Most services feature the Eucharist or Holy Communion. Such services are led by an ordained priest (who may also be called a minister or pastor. Priests may wear vestments, or simply a “stole” or scarf-like formal piece of cloth around their neck. It is a symbol of their priestly vocation. Clergy frequently also have the “backwards” collar. You can call an Anglican priest “Father,” or “Reverend,” or just “Mister.” You can also call him by his first name. Occasionally the ACOTV may have a service without clergy, Morning Prayer without Eucharist. In those cases the man or woman who leads the service is a lay member of the parish.
Why attend the Anglican Church, or any church? Can’t I be a Christian in private?
No one ever said faith was easy. In our world with its focus on the material and the senses, it is difficult to stand alone and keep our awareness of God and his wishes for us foremost in our minds. Being part of a church is simply being a part of a community where we all can work and explore our faith together.
Why do I have to be part of a certain church and go to routine Sunday services?
Services don’t have to be routine, or on Sunday. But there are three traditional reasons for being a part of a church, and attending services. The first is worship. By formally getting together to worship God, we not only recognize that He deserves our respect and love, we assemble in a group to reinforce our faith and joyfully recognize that we are not alone in our love of and need for God. The second reason for being a part of a church and its services is teaching, and learning. Scripture and time-proven prayers are read to us in a service, sermons and insights may be offered, and we learn new ways to relate our Christian faith to real life. It simply allows us to exchange ideas, to gain perspectives and understanding in ways we cannot do alone. The third reason for being part of a church is fellowship. Christians are a community of people with common goals. Working together we can accomplish more than we can alone, in supporting each other and our community. And, frankly, we like hanging out together.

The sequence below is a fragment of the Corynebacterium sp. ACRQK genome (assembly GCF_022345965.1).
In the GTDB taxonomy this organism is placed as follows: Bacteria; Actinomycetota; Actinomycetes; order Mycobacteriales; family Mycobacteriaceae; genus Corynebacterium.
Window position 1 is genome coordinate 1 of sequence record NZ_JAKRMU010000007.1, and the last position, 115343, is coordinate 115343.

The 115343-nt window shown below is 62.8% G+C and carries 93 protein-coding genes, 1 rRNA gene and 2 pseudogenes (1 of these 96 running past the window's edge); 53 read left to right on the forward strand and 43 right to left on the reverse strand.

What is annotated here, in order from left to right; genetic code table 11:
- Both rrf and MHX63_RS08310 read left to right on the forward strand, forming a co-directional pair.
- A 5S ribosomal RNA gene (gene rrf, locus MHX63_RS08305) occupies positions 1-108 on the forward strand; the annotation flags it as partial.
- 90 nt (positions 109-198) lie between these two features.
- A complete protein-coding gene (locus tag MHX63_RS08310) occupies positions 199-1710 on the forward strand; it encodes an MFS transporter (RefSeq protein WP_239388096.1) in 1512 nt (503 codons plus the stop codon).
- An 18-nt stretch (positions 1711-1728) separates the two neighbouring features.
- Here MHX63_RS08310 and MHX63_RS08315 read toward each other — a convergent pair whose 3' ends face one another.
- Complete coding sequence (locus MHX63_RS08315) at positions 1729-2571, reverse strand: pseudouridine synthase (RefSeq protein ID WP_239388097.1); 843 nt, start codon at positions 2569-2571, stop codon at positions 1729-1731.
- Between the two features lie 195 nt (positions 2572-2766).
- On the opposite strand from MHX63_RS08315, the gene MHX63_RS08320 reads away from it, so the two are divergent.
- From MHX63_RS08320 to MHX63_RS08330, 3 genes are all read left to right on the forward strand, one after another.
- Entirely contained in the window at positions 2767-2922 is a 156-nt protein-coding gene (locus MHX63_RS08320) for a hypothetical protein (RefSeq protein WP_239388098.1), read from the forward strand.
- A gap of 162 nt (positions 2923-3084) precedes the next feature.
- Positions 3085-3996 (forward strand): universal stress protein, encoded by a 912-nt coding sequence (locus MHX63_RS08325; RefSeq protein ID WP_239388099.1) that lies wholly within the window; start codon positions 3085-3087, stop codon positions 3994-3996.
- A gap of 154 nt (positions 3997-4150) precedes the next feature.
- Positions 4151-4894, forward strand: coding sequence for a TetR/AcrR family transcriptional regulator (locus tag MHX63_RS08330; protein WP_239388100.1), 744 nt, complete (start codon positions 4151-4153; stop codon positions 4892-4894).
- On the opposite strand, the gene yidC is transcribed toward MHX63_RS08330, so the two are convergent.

How is the Anglican Church of the Valley connected to the Anglican Communion?
The Anglican Church of the Valley Inc. is a member of the Anglican Diocese of the Mid-Atlantic, a diocese of the Anglican Church in North America. The Anglican Church in North America unites more than 100,000 Anglicans in nearly 1,000 congregations across the United States and Canada into a single Church. It is a Province-in-formation in the global Anglican Communion.
The Anglican Church in North America was initiated at the request of the Global Anglican Future Conference (GAFCon) in June 2008 and formally recognized by the GAFCon Primates – leaders of Anglican Churches representing more than 70 percent of the active Anglicans globally – on April 16, 2009.
How can I find out more about The Anglican Church of the Valley?
Ask. The Anglican Church of the Valley is a fairly new church formed in 2007 to continue the worship, traditions and Scriptural focus of the Anglican Communion here in the Shenandoah Valley. Its members are enthusiastic about our church, its reality and its future. We will be delighted to share with you what we are doing, and what being an Anglican means.